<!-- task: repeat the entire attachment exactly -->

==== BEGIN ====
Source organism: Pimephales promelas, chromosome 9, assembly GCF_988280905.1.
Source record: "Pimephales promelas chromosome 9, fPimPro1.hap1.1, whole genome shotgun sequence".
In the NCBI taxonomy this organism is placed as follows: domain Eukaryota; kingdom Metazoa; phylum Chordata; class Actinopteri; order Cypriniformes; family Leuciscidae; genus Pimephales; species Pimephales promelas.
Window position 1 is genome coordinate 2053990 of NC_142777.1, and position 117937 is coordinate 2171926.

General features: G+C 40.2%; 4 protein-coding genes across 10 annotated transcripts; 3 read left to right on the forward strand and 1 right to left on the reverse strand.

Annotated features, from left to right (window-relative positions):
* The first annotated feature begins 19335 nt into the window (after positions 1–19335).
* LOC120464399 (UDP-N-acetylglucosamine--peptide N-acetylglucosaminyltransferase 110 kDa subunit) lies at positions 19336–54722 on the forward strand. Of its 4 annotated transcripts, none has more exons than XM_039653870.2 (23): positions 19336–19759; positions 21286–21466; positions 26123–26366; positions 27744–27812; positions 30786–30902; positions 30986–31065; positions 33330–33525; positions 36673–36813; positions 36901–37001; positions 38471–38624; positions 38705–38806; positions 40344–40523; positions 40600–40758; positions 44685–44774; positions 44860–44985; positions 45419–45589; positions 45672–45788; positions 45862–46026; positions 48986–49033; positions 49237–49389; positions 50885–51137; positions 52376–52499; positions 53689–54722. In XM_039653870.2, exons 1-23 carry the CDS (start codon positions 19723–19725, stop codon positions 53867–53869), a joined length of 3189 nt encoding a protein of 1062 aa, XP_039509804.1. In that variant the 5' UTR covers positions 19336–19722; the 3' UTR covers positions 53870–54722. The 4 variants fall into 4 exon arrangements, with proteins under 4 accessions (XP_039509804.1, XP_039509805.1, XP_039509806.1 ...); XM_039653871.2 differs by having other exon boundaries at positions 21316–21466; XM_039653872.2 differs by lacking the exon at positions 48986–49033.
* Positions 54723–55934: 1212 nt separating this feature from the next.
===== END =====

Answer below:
Source organism: Pimephales promelas, chromosome 9, assembly GCF_988280905.1.
Source record: "Pimephales promelas chromosome 9, fPimPro1.hap1.1, whole genome shotgun sequence".
In the NCBI taxonomy this organism is placed as follows: domain Eukaryota; kingdom Metazoa; phylum Chordata; class Actinopteri; order Cypriniformes; family Leuciscidae; genus Pimephales; species Pimephales promelas.
Window position 1 is genome coordinate 2053990 of NC_142777.1, and position 117937 is coordinate 2171926.

General features: G+C 40.2%; 4 protein-coding genes across 10 annotated transcripts; 3 read left to right on the forward strand and 1 right to left on the reverse strand.

Annotated features, from left to right (window-relative positions):
* The first annotated feature begins 19335 nt into the window (after positions 1–19335).
* LOC120464399 (UDP-N-acetylglucosamine--peptide N-acetylglucosaminyltransferase 110 kDa subunit) lies at positions 19336–54722 on the forward strand. Of its 4 annotated transcripts, none has more exons than XM_039653870.2 (23): positions 19336–19759; positions 21286–21466; positions 26123–26366; positions 27744–27812; positions 30786–30902; positions 30986–31065; positions 33330–33525; positions 36673–36813; positions 36901–37001; positions 38471–38624; positions 38705–38806; positions 40344–40523; positions 40600–40758; positions 44685–44774; positions 44860–44985; positions 45419–45589; positions 45672–45788; positions 45862–46026; positions 48986–49033; positions 49237–49389; positions 50885–51137; positions 52376–52499; positions 53689–54722. In XM_039653870.2, exons 1-23 carry the CDS (start codon positions 19723–19725, stop codon positions 53867–53869), a joined length of 3189 nt encoding a protein of 1062 aa, XP_039509804.1. In that variant the 5' UTR covers positions 19336–19722; the 3' UTR covers positions 53870–54722. The 4 variants fall into 4 exon arrangements, with proteins under 4 accessions (XP_039509804.1, XP_039509805.1, XP_039509806.1 ...); XM_039653871.2 differs by having other exon boundaries at positions 21316–21466; XM_039653872.2 differs by lacking the exon at positions 48986–49033.
* Positions 54723–55934: 1212 nt separating this feature from the next.